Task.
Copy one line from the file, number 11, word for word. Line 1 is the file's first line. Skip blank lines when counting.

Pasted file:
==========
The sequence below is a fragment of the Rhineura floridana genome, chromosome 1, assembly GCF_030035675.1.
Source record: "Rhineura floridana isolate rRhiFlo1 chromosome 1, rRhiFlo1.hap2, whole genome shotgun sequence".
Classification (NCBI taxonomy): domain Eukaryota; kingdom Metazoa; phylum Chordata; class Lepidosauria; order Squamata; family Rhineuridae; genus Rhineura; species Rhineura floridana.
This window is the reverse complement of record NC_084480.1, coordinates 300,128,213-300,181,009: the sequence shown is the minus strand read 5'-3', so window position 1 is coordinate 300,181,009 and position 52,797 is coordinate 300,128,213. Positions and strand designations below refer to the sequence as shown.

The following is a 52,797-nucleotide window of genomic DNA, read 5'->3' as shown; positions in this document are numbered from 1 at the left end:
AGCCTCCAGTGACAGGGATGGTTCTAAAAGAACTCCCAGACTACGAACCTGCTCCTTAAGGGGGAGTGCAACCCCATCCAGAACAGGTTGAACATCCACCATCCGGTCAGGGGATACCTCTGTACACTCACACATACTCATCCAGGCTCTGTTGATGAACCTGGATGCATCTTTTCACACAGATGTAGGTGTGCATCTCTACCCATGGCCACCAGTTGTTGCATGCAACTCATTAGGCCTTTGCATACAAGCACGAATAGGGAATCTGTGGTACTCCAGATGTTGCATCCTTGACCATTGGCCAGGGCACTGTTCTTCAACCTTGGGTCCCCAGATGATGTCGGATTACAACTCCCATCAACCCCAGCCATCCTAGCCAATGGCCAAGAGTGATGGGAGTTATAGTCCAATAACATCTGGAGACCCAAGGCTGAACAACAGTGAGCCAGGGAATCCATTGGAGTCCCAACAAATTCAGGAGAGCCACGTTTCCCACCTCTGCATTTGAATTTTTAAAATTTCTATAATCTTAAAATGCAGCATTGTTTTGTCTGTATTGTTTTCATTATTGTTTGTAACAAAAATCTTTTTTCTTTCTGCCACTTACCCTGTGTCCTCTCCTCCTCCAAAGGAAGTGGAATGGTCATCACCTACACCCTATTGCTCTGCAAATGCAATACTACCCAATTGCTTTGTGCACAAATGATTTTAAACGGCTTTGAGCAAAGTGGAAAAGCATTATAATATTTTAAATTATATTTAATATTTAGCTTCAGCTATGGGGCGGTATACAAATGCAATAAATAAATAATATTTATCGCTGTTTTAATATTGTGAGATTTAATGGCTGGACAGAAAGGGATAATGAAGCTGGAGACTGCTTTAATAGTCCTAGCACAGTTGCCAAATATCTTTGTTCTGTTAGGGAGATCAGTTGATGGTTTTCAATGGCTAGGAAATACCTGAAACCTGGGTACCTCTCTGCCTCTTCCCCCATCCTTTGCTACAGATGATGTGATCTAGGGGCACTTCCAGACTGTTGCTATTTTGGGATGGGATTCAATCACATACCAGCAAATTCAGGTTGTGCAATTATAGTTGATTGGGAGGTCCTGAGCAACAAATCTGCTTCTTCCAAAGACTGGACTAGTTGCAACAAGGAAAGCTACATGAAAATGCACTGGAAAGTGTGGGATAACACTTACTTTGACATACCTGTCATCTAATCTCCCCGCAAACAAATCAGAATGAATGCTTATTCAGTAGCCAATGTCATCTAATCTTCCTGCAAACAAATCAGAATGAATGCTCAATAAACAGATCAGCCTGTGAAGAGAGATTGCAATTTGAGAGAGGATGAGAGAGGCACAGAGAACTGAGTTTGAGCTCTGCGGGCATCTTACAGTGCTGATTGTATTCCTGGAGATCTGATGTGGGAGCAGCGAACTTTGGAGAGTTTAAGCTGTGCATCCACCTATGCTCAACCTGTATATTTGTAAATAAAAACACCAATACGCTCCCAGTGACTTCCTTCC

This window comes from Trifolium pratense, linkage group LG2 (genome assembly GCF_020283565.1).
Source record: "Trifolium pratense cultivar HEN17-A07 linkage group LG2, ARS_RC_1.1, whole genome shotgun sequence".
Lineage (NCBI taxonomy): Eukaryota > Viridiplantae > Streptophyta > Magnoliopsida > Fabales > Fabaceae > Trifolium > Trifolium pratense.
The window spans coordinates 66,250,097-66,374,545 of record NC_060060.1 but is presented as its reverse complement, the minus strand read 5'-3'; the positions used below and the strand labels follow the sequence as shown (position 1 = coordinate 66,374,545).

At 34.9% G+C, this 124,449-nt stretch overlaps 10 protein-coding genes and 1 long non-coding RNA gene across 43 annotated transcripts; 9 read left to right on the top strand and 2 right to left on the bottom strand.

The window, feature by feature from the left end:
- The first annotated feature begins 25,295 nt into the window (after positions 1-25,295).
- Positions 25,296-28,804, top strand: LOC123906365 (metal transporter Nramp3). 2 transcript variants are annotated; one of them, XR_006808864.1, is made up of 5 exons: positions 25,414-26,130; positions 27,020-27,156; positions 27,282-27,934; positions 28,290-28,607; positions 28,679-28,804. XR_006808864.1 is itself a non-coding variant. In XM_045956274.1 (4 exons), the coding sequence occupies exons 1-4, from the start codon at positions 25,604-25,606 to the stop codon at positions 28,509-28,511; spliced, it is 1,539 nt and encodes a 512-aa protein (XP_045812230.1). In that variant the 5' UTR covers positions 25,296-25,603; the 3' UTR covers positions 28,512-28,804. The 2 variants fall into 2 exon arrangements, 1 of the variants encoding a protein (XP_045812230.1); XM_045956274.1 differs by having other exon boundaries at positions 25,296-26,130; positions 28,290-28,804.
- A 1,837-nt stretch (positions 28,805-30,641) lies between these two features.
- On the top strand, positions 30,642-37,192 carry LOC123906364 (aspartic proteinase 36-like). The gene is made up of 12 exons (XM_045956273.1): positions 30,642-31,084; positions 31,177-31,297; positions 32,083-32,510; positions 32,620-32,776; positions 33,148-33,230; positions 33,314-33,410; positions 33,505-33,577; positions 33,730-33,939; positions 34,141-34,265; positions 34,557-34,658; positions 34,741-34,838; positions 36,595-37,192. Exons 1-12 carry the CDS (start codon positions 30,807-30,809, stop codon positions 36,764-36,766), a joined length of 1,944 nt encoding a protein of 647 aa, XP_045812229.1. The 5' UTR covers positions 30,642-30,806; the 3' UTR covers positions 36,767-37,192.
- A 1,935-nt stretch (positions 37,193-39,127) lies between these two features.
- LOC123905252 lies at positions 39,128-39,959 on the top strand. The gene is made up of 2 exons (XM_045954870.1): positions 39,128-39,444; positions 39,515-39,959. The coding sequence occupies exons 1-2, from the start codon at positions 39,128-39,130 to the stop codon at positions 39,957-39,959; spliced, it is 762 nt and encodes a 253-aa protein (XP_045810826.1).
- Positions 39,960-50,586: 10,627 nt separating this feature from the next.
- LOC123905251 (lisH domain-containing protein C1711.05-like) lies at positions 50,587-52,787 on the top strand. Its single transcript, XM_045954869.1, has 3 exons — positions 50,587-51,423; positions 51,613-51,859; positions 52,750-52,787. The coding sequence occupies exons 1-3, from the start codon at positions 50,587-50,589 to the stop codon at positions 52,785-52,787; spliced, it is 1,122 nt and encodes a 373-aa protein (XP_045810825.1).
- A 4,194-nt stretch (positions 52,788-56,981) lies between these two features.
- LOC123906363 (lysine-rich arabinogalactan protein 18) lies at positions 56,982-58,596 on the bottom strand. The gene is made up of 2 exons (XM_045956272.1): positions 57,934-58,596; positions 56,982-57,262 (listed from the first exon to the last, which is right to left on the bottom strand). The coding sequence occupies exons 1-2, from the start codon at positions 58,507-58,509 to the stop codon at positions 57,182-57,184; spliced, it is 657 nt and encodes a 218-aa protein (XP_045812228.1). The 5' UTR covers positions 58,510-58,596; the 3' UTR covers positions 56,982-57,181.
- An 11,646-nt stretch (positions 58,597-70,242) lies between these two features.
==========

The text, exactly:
At 34.9% G+C, this 124,449-nt stretch overlaps 10 protein-coding genes and 1 long non-coding RNA gene across 43 annotated transcripts; 9 read left to right on the top strand and 2 right to left on the bottom strand.